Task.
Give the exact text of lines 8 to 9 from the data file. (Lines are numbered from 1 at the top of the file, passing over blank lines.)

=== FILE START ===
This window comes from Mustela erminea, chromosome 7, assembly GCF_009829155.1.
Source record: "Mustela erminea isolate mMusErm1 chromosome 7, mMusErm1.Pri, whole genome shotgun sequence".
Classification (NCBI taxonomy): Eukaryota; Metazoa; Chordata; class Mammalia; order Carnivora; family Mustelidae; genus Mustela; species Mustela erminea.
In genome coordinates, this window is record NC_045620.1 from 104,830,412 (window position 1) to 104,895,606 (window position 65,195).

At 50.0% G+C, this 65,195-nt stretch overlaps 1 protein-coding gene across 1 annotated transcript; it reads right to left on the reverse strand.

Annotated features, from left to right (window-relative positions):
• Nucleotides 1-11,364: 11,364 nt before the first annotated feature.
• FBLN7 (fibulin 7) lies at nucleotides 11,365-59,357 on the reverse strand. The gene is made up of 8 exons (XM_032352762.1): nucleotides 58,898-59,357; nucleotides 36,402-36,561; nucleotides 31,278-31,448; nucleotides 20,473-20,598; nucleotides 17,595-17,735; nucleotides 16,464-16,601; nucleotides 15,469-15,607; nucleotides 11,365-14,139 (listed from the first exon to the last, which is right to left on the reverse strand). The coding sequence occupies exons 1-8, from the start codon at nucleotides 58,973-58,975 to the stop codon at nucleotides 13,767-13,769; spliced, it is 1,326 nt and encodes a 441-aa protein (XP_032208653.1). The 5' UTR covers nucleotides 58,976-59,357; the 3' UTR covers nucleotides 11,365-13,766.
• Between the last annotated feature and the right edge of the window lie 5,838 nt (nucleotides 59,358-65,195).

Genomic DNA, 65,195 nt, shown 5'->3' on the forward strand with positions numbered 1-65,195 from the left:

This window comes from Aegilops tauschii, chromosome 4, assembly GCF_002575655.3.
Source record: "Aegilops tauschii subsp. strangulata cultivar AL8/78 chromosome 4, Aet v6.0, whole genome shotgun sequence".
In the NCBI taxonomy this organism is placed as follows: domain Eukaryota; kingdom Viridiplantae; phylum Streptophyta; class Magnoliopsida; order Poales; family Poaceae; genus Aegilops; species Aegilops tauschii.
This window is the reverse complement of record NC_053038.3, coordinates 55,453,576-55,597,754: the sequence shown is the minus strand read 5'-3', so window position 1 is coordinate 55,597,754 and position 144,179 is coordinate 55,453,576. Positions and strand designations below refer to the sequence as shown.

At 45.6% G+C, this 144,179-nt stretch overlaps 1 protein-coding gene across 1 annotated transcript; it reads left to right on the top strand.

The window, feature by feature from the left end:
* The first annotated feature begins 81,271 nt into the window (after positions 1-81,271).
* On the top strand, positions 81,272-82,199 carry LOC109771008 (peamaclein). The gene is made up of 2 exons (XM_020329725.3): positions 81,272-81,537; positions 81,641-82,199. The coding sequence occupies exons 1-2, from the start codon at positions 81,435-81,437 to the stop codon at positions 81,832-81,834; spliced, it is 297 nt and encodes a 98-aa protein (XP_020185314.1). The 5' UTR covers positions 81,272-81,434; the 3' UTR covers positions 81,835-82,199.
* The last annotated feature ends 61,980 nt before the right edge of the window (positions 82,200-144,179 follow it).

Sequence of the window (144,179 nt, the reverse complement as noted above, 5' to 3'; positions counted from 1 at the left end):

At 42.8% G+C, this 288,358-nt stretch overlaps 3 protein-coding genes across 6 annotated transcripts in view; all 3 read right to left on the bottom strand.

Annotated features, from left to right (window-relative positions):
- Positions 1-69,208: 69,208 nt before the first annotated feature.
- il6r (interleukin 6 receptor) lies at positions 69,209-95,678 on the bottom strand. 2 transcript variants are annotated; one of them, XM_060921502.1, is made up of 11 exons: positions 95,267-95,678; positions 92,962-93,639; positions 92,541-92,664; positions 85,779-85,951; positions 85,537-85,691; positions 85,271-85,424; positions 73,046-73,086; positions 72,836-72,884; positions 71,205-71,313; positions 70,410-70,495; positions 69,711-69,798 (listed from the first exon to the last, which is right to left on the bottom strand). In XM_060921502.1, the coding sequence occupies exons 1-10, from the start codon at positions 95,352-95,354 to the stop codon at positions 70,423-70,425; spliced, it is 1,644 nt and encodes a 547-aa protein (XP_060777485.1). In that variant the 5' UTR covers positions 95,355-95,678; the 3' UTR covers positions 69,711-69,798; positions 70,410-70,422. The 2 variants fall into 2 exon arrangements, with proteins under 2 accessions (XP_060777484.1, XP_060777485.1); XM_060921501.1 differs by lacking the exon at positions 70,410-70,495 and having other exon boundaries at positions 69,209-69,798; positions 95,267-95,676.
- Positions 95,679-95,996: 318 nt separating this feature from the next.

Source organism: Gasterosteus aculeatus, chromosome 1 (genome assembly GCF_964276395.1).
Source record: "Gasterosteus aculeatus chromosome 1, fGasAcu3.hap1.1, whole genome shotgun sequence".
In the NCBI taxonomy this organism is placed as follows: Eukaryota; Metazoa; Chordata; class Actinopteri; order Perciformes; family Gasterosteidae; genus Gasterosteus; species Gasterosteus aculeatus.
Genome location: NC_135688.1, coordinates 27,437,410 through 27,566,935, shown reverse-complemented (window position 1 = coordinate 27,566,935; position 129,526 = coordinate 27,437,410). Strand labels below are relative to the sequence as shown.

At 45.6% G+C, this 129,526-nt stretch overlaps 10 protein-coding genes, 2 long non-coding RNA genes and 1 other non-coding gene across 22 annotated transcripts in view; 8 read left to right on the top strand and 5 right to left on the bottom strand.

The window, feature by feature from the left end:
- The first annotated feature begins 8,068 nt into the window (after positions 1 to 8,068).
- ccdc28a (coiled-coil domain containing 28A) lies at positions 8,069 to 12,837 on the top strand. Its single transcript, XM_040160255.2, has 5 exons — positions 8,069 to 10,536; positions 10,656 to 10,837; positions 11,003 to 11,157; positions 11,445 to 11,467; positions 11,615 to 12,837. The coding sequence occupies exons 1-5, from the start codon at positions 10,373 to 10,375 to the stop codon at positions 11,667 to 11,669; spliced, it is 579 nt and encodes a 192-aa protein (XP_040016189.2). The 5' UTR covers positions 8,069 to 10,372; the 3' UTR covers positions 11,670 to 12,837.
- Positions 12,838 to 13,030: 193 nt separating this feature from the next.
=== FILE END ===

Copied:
• FBLN7 (fibulin 7) lies at nucleotides 11,365-59,357 on the reverse strand. The gene is made up of 8 exons (XM_032352762.1): nucleotides 58,898-59,357; nucleotides 36,402-36,561; nucleotides 31,278-31,448; nucleotides 20,473-20,598; nucleotides 17,595-17,735; nucleotides 16,464-16,601; nucleotides 15,469-15,607; nucleotides 11,365-14,139 (listed from the first exon to the last, which is right to left on the reverse strand). The coding sequence occupies exons 1-8, from the start codon at nucleotides 58,973-58,975 to the stop codon at nucleotides 13,767-13,769; spliced, it is 1,326 nt and encodes a 441-aa protein (XP_032208653.1). The 5' UTR covers nucleotides 58,976-59,357; the 3' UTR covers nucleotides 11,365-13,766.
• Between the last annotated feature and the right edge of the window lie 5,838 nt (nucleotides 59,358-65,195).